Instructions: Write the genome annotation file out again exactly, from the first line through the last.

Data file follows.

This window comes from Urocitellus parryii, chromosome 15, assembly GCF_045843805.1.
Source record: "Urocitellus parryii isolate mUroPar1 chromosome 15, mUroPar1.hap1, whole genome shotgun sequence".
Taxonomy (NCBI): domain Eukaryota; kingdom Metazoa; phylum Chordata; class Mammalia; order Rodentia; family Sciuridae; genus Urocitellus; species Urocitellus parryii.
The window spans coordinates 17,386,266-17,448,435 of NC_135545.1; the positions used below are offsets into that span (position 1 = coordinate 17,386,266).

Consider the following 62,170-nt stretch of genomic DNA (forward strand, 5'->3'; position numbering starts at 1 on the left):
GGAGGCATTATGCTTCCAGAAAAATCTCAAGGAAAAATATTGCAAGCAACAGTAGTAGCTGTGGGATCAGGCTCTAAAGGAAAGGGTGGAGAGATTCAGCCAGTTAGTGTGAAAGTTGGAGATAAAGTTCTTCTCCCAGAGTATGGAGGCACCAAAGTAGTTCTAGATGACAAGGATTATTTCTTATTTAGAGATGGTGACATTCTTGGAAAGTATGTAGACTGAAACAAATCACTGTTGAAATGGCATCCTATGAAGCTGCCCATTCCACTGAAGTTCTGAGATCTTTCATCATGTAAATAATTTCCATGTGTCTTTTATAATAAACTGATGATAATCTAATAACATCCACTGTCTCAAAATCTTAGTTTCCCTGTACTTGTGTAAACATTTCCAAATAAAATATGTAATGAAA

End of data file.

This window comes from Urocitellus parryii, chromosome 15, assembly GCF_045843805.1.
Source record: "Urocitellus parryii isolate mUroPar1 chromosome 15, mUroPar1.hap1, whole genome shotgun sequence".
Taxonomy (NCBI): domain Eukaryota; kingdom Metazoa; phylum Chordata; class Mammalia; order Rodentia; family Sciuridae; genus Urocitellus; species Urocitellus parryii.
The window spans coordinates 17,386,266-17,448,435 of NC_135545.1; the positions used below are offsets into that span (position 1 = coordinate 17,386,266).

Consider the following 62,170-nt stretch of genomic DNA (forward strand, 5'->3'; position numbering starts at 1 on the left):
GGAGGCATTATGCTTCCAGAAAAATCTCAAGGAAAAATATTGCAAGCAACAGTAGTAGCTGTGGGATCAGGCTCTAAAGGAAAGGGTGGAGAGATTCAGCCAGTTAGTGTGAAAGTTGGAGATAAAGTTCTTCTCCCAGAGTATGGAGGCACCAAAGTAGTTCTAGATGACAAGGATTATTTCTTATTTAGAGATGGTGACATTCTTGGAAAGTATGTAGACTGAAACAAATCACTGTTGAAATGGCATCCTATGAAGCTGCCCATTCCACTGAAGTTCTGAGATCTTTCATCATGTAAATAATTTCCATGTGTCTTTTATAATAAACTGATGATAATCTAATAACATCCACTGTCTCAAAATCTTAGTTTCCCTGTACTTGTGTAAACATTTCCAAATAAAATATGTAATGAAA